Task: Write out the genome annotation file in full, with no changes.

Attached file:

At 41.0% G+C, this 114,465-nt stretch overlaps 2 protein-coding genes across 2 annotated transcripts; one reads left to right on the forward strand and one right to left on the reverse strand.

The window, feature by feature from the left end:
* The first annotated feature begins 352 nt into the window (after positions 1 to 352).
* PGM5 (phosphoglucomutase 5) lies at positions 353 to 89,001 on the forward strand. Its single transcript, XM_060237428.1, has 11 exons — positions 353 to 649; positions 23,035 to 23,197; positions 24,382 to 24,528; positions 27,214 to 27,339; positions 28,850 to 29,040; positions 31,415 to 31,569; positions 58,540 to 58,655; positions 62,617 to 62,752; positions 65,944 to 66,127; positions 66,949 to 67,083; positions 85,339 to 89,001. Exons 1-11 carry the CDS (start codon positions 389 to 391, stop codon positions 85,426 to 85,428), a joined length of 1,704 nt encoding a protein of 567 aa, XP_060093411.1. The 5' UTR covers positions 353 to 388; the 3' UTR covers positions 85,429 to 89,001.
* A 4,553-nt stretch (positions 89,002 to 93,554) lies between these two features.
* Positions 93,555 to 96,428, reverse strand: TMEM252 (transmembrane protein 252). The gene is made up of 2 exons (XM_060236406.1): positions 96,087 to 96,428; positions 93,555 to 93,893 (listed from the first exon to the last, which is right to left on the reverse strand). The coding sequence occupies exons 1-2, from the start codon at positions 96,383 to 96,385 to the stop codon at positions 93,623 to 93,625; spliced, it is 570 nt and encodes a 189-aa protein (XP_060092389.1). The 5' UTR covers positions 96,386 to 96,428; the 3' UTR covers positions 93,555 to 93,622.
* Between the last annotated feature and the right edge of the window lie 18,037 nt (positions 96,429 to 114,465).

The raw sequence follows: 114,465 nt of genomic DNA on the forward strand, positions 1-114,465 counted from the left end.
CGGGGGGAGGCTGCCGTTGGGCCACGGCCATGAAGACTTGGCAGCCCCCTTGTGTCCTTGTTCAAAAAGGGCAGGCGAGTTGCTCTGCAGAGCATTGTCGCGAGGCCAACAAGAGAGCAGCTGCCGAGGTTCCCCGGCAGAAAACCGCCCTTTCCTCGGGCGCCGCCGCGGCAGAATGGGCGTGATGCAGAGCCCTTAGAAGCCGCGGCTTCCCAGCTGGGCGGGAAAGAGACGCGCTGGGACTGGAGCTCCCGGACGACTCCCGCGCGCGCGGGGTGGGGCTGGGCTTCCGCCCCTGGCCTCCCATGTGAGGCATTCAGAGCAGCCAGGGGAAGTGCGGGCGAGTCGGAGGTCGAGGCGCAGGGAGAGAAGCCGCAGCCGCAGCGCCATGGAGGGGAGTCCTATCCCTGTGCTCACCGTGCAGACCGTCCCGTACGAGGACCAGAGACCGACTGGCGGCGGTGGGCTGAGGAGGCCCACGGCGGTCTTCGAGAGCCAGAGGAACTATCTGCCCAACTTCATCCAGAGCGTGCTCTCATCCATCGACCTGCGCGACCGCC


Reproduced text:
At 41.0% G+C, this 114,465-nt stretch overlaps 2 protein-coding genes across 2 annotated transcripts; one reads left to right on the forward strand and one right to left on the reverse strand.

The window, feature by feature from the left end:
* The first annotated feature begins 352 nt into the window (after positions 1 to 352).
* PGM5 (phosphoglucomutase 5) lies at positions 353 to 89,001 on the forward strand. Its single transcript, XM_060237428.1, has 11 exons — positions 353 to 649; positions 23,035 to 23,197; positions 24,382 to 24,528; positions 27,214 to 27,339; positions 28,850 to 29,040; positions 31,415 to 31,569; positions 58,540 to 58,655; positions 62,617 to 62,752; positions 65,944 to 66,127; positions 66,949 to 67,083; positions 85,339 to 89,001. Exons 1-11 carry the CDS (start codon positions 389 to 391, stop codon positions 85,426 to 85,428), a joined length of 1,704 nt encoding a protein of 567 aa, XP_060093411.1. The 5' UTR covers positions 353 to 388; the 3' UTR covers positions 85,429 to 89,001.
* A 4,553-nt stretch (positions 89,002 to 93,554) lies between these two features.
* Positions 93,555 to 96,428, reverse strand: TMEM252 (transmembrane protein 252). The gene is made up of 2 exons (XM_060236406.1): positions 96,087 to 96,428; positions 93,555 to 93,893 (listed from the first exon to the last, which is right to left on the reverse strand). The coding sequence occupies exons 1-2, from the start codon at positions 96,383 to 96,385 to the stop codon at positions 93,623 to 93,625; spliced, it is 570 nt and encodes a 189-aa protein (XP_060092389.1). The 5' UTR covers positions 96,386 to 96,428; the 3' UTR covers positions 93,555 to 93,622.
* Between the last annotated feature and the right edge of the window lie 18,037 nt (positions 96,429 to 114,465).

The raw sequence follows: 114,465 nt of genomic DNA on the forward strand, positions 1-114,465 counted from the left end.
CGGGGGGAGGCTGCCGTTGGGCCACGGCCATGAAGACTTGGCAGCCCCCTTGTGTCCTTGTTCAAAAAGGGCAGGCGAGTTGCTCTGCAGAGCATTGTCGCGAGGCCAACAAGAGAGCAGCTGCCGAGGTTCCCCGGCAGAAAACCGCCCTTTCCTCGGGCGCCGCCGCGGCAGAATGGGCGTGATGCAGAGCCCTTAGAAGCCGCGGCTTCCCAGCTGGGCGGGAAAGAGACGCGCTGGGACTGGAGCTCCCGGACGACTCCCGCGCGCGCGGGGTGGGGCTGGGCTTCCGCCCCTGGCCTCCCATGTGAGGCATTCAGAGCAGCCAGGGGAAGTGCGGGCGAGTCGGAGGTCGAGGCGCAGGGAGAGAAGCCGCAGCCGCAGCGCCATGGAGGGGAGTCCTATCCCTGTGCTCACCGTGCAGACCGTCCCGTACGAGGACCAGAGACCGACTGGCGGCGGTGGGCTGAGGAGGCCCACGGCGGTCTTCGAGAGCCAGAGGAACTATCTGCCCAACTTCATCCAGAGCGTGCTCTCATCCATCGACCTGCGCGACCGCC